By Jennifer Mauro | Managing Editor
Michael G. DeSaye looks at the priesthood as a family, which is no wonder considering he grew up with devoutly religious parents, three siblings and years of Catholic education.
PHOTO GALLERY: Father DeSaye's first Mass in St. Benedict Church, Holmdel.
“There’s something to be said for the word ‘father’ as used for priests,” said Father DeSaye, who was ordained a priest June 2 by Bishop David M. O’Connell, C.M. “It’s interesting that you should call them father and not ‘sir’ or something like that. A father is someone who gave up what he was doing to be a model, a self-sacrificing person, for others because he loves them.
“The Church is also a family – there’s local families and the universal family,” he continued. “Even though we don’t have natural children, we do have spiritual children. In a sense, we generate children not for the world but for God.”
Father DeSaye is about to learn more about both kinds of families. Born to Gregory and Deborah DeSaye, the 34-year-old priest grew up in Brick with his parents, brother, Christopher, and two sisters, Marie and Kathleen. He credits his parents’ decision to enroll him in Catholic education – Holy Family School, Lakewood, and Christian Brothers Academy, Lincroft – as well as family time spent in prayer and at Mass with instilling in him Catholic morals and culture, which established the bedrock for his priestly discernment.
As a young Catholic, he said, he never considered a vocation.
“I used to have a picture of the priesthood as being an isolated and lonely experience,” he said. “I didn’t understand that they did so much because I was just sitting in the pew.”
After earning a pre-theology certificate from The Catholic University of America, Washington, and a master of divinity degree from Mount St. Mary Seminary, Emmitsburg, Md., not to mention spending the past year as a transitional deacon in St. Rose of Lima Parish, York, Pa., he said he’s come to realize that priests are extremely busy.
Whether it’s by visiting the sick, celebrating Mass for various groups or participating in evening activities, meetings, public dinners etc., he said the priesthood is actually a very visible way of life.
“That surprised me,” he said. “It’s a balance between solitude and prayer and highly visible public work.”
The middle ground, he continued, is when priests spend quality time with their brothers in faith. “Priests have a really good fraternity and friendship with each other that sustains and carries them forward. The Diocese has a good amount of that, and that’s a sign of health.”
In God’s Hands
Father DeSaye, who earned a bachelor’s degree in music and piano from New York’s Ithaca College before seminary, has spent time as a case worker for the Diocese’s Mount Carmel Guild and served as a deacon in Visitation Parish, Brick, last summer.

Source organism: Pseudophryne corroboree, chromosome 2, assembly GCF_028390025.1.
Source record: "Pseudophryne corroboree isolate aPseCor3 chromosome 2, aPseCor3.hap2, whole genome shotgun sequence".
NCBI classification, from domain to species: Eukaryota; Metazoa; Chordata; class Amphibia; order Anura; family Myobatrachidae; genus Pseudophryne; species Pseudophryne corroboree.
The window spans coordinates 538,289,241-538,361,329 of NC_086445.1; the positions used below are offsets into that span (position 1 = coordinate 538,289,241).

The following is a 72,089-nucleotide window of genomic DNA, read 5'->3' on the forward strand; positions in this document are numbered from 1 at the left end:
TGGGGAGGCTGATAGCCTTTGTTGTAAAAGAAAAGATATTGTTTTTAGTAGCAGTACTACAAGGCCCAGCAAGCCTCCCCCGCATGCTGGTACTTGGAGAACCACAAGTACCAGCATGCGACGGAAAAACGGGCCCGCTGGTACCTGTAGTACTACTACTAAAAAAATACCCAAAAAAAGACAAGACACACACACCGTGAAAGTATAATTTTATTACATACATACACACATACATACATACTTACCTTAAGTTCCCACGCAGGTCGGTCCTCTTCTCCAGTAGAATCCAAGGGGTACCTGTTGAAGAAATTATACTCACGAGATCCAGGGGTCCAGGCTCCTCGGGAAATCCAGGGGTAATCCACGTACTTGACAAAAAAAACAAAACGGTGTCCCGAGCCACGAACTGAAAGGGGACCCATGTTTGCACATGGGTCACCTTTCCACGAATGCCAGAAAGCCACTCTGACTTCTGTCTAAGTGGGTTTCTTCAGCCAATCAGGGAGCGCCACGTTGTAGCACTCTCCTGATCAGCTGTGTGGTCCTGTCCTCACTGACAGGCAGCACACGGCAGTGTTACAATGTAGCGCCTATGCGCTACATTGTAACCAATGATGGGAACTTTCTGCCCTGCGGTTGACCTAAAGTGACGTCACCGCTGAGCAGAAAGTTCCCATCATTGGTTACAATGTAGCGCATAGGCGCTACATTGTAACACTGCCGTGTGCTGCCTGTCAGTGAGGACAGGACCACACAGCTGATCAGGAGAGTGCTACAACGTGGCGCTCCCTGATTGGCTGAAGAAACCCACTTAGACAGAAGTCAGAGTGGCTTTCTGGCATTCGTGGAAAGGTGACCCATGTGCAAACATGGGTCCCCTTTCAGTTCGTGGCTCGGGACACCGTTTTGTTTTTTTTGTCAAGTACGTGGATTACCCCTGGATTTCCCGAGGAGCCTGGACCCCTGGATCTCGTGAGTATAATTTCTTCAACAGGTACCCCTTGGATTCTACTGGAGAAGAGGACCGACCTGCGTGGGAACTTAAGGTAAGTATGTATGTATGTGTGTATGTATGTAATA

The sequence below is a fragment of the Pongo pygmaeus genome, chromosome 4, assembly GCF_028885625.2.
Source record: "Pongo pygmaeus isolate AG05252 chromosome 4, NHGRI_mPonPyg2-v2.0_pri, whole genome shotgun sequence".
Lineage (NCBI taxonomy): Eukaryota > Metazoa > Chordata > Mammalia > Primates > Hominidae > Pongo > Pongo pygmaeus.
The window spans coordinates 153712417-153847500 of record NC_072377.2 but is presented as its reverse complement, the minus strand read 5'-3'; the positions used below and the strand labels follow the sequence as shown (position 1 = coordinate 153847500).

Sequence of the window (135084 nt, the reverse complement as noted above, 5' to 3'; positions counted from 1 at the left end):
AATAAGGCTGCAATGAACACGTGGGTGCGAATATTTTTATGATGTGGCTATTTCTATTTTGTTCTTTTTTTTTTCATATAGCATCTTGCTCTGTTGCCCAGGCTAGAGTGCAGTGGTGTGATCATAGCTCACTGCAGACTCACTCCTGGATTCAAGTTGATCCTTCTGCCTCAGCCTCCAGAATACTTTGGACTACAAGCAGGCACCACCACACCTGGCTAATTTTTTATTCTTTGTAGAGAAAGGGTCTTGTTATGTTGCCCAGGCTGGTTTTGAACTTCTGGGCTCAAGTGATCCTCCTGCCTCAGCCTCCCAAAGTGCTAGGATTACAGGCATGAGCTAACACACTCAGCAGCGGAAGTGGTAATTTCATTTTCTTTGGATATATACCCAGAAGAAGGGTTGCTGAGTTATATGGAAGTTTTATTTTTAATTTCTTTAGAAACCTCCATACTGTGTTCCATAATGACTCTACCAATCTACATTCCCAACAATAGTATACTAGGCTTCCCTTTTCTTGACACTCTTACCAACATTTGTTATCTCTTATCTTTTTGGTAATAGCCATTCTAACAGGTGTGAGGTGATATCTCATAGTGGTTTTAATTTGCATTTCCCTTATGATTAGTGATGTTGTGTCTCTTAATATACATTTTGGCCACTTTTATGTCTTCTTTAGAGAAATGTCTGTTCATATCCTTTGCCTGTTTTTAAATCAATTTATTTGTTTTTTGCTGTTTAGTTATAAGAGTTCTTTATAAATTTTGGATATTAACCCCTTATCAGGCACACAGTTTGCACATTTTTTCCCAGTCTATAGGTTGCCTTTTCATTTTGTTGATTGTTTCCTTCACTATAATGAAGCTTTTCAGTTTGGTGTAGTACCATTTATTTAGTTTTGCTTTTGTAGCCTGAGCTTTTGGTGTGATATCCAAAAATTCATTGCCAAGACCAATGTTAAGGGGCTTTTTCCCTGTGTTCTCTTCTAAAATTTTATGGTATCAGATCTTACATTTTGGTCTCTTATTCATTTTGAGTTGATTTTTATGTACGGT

He’s found the past year as a transitional deacon preaching, celebrating Baptisms and teaching religious education in the York parish to be occasions where spiritual fatherhood can be put into practice. At the core of this fatherhood, he said, is trust.
“Trust is key to the entire idea of priesthood,” he said. “The extremeness of it – it hits you. Celibacy is where it starts, but it doesn’t end there. The apostles left wife and home to follow Christ, and ultimately it’s about the Cross, the willingness to take onto yourself a huge burden because you believe that by taking it on something greater will come about. That’s worth a life of not having some things that other men have. We’re giving up really good things – a wife and kids, autonomy, to a certain degree, careers – for the sake of something greater: to be able to rescue souls from death and bring them to eternal life.”
Trust is important not just in God, but in one’s bishop, too, such as when a priest is placed in a new assignment.
“Bishop [O’Connell] holds the place of the father for us, so whatever he wants us to do, we have to trust that he is operating in place of Christ and is asking us as his representative to do what needs to be done for the salvation of souls.
“There’s something to that fraternal bond … to trust as a son to a father just like Jesus trusted his heavenly father all the way to death. That’s something we have to also try to imitate,” he said.
Father DeSaye said he feels prepared for his new assignment as parochial vicar in St. Joan of Arc Parish, Marlton, which includes a K-8 school.
“The formation process helps you wake up every day and say, ‘I’m ready for this again, let’s do this,’” he said, explaining that saying “yes” to God is an everyday exercise.
“To be a Sacrament, to be the Sacrament of Holy Orders, is at once terrifying and beautiful,” he said, admitting that he will be leaning on God, grace and the Blessed Mother. “I can’t do it by myself, but with the prayers of the saints and with the Church’s help, I confidently commit my life to God’s will.”